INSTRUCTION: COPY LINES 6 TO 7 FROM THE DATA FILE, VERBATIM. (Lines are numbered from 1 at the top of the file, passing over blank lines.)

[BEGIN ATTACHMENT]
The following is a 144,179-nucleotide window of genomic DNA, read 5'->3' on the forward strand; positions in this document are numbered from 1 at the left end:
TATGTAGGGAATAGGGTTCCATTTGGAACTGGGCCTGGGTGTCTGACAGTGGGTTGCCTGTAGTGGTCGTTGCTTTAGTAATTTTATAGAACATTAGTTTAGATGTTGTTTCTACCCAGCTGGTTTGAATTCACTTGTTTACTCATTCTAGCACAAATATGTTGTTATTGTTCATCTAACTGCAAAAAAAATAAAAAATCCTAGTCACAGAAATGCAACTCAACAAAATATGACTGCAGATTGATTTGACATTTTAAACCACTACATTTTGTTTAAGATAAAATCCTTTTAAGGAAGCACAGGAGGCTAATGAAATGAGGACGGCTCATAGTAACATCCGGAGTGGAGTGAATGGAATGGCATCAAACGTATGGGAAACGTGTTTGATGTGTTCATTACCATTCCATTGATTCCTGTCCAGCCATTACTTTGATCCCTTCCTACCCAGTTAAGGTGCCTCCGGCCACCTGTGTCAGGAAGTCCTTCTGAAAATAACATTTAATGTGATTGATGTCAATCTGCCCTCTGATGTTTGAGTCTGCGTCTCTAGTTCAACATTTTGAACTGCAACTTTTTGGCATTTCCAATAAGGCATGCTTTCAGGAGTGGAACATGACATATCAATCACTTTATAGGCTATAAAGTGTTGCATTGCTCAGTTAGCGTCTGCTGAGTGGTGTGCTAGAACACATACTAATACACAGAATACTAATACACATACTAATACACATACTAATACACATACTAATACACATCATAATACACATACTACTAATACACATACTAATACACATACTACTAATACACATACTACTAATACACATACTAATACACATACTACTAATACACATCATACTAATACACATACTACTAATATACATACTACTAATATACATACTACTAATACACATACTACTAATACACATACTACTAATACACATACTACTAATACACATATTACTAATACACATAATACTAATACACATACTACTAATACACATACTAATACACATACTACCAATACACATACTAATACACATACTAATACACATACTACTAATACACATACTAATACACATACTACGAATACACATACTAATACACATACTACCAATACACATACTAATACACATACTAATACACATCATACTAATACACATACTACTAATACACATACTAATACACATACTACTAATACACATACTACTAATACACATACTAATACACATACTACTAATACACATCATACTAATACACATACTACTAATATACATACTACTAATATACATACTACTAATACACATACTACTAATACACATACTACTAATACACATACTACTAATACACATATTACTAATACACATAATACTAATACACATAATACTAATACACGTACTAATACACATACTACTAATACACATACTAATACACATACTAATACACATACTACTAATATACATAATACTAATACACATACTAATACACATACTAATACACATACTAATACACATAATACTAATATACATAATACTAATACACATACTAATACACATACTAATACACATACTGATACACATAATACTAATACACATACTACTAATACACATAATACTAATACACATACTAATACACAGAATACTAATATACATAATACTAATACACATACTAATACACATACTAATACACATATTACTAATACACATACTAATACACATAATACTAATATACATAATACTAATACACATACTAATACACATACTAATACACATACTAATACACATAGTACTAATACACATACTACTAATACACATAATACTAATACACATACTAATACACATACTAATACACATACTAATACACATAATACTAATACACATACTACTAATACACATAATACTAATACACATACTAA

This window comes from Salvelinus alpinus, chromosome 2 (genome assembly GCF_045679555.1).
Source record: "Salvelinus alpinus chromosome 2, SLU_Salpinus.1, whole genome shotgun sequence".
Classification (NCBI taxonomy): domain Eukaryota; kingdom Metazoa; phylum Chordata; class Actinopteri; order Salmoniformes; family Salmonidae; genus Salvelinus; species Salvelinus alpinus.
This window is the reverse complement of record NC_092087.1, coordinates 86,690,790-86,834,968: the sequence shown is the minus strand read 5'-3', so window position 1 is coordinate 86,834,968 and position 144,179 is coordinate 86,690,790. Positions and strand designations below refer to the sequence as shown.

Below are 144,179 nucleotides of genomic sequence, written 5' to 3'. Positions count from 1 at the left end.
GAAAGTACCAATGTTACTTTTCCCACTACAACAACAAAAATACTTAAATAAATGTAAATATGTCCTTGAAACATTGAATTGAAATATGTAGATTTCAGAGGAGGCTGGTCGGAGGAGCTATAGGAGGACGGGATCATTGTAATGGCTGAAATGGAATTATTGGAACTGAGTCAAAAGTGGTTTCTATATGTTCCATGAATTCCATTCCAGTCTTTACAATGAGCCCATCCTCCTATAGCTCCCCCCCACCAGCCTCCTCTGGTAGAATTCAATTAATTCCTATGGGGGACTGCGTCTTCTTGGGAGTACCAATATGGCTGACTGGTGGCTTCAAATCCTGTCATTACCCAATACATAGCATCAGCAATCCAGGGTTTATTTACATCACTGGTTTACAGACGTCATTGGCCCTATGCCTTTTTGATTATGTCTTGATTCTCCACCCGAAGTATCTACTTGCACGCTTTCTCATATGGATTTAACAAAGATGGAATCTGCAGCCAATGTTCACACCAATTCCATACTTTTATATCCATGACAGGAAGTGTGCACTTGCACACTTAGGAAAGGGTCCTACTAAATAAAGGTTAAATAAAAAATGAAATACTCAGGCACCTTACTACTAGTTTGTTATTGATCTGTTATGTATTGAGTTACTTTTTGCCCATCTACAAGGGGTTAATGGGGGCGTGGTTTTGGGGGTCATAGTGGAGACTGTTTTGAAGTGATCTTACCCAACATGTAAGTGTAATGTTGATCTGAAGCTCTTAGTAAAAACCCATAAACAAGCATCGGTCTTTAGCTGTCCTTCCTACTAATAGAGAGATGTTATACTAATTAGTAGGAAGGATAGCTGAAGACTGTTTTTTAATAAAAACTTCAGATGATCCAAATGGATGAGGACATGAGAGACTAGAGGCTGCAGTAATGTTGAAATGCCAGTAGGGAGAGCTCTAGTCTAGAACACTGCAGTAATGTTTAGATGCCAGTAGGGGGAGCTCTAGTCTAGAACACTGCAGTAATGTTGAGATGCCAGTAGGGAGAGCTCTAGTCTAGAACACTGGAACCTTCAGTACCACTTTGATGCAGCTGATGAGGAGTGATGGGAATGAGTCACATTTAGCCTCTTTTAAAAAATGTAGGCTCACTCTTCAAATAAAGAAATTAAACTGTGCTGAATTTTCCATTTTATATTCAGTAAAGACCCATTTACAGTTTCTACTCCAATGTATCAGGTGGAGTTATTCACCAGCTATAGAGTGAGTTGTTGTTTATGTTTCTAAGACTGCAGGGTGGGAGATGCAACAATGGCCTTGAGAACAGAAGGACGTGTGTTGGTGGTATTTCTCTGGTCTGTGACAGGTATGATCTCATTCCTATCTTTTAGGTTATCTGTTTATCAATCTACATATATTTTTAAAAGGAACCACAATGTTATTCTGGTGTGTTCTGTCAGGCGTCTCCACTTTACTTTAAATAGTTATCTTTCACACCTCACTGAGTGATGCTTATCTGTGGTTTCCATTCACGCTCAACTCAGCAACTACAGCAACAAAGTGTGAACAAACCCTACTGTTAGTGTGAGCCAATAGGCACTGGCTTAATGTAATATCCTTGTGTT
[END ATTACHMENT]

This window is the reverse complement of record NC_092087.1, coordinates 86,690,790-86,834,968: the sequence shown is the minus strand read 5'-3', so window position 1 is coordinate 86,834,968 and position 144,179 is coordinate 86,690,790. Positions and strand designations below refer to the sequence as shown.

Below are 144,179 nucleotides of genomic sequence, written 5' to 3'. Positions count from 1 at the left end.